Welcome! Today’s tutorial is going to teach you how to easily work on projects with lots of assets by organizing your media tracks and grouping them together.
Before we start talking about groups, however, let’s take a moment to explain how tracks work.
For those of you familiar with Photoshop or other photo editing apps, tracks are a lot like layers. They’re these ‘rows’ that make up the timeline and they’re stacked on top of one another, with the media on the upper tracks always being displayed over the media on the tracks below it.
Having multiple tracks when editing a video makes it easier to visualize and organize all the media that goes into it from audio, to the main clips, the text or overlay graphics.
To manage your tracks in Flixier, click on the button in the lower left corner to open up the Tracks menu.
Here, you can see all of your existing tracks. You can drag them around and re-order them by holding down the left mouse button, or rename them by double clicking on the track, typing in the new name and then hitting Enter on your keyboard.
Clicking the little eye icon on a track lets you hide it, meaning that any media on the track will no longer be visible in the video. This is a great way to quickly check whether or not something looks good in your clip without having to delete it or mess around with the opacity slider.
The padlock icon lets you lock and unlock the track. When you lock a track, the media on it can no longer be moved around on the canvas or in the timeline. This is very useful once you have an element that’s perfectly placed and you want to make sure that you don’t accidentally move it.
Lastly, the trash bin icon deletes the track and any media on it.
If you want to create a new track, you need to click on the More button here and then click Add New Track. This will create an empty track on top of the existing ones.
The More section of the Tracks menu is also where you create Groups, as well as automatically delete empty tracks.
Speaking of Groups, these basically act like Folders, making it easy to organize your tracks. After creating a new group, you can move tracks into it by clicking and dragging.
You can also rename groups, hide them, lock them or delete them, just like you would do with a track. The main difference is that changes made to a group affect all of the media tracks inside of it.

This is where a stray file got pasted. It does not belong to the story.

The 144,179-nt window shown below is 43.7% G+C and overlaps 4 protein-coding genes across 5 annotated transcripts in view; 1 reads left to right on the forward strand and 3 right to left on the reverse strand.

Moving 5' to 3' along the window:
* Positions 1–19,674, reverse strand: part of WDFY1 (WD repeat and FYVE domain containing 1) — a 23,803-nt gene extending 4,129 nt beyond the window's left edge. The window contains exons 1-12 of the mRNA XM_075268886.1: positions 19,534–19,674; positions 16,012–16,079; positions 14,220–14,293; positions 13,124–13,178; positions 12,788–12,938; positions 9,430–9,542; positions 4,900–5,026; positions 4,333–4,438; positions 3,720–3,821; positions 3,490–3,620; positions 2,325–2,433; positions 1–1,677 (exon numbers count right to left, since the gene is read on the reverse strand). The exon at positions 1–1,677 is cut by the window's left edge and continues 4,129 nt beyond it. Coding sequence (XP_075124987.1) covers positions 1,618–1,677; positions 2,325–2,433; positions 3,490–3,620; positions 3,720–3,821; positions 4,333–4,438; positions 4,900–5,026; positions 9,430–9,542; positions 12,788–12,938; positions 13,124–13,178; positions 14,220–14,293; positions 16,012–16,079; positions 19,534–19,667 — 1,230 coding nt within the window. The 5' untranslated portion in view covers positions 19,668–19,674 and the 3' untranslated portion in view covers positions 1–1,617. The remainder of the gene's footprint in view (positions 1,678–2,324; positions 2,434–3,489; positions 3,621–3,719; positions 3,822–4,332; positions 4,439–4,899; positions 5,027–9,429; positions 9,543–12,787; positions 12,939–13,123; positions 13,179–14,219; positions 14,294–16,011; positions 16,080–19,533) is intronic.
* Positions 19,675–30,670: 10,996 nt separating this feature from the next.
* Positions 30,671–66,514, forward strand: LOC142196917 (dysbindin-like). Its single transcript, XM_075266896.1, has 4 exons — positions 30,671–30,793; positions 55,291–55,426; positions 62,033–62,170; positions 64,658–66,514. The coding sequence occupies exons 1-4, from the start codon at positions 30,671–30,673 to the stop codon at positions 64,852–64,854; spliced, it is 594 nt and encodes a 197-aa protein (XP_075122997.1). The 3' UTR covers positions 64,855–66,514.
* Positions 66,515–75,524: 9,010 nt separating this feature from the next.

Enough theory though, to better understand how tracks can help you, let’s look at a real world example.
The tutorials you see on our channel, while short, often contain a lot of assets. They have background music, a voiceover, screen recordings, graphical assets like text or arrows plus the overlay transitions that we use throughout the videos.
You can see that these all make for a very cluttered timeline. While working on the videos, I would have to scroll through it constantly, even if I set the timeline to use smaller icons.
That’s why I make sure to group my media tracks together.
You’ll notice that I have a separate group for each of the 4 types of media that I use to make these videos. My voiceover and music tracks go in the Audio group, the screen recordings are in the Video Group, the graphics are in their own group, and so on.
This helps me because it allows me to collapse the elements I’m not working on at the moment, making it easier to see everything I need on the timeline when editing. For example, if I’m trying to make sure that this arrow here is synchronized with the voiceover, I can click on this little button here to collapse the Video group and get it out of the way.
Now I can see where my arrow is on the timeline relative to my voiceover track and easily synchronize it based on the audio waveform.
Being able to lock multiple media tracks with one click is also incredibly useful. For example, if I want to make sure I don’t accidentally move my screen recordings around when messing with the graphical elements on top of them, I can just lock the entire Video group easily by clicking on the padlock here.
One thing to keep in mind while working with groups is that new tracks are always created in the uppermost group. Meaning that if I wanted to create an empty track for the graphics group, I would have to go to More, click on Add New Track and then drag it over from the Overlay Transitions group into Graphics.
Oh, and I know that creating all these groups and tracks and renaming them can be a bit of a hassle, but don’t worry! The good thing is, you only need to do it once.
Whenever you duplicate a project, Flixier remembers your groups and tracks! So when you want to make a new video, just duplicate an older one and delete any media you no longer need in order to make room for your new elements, essentially creating a template for yourself and saving you lots of time in the process.
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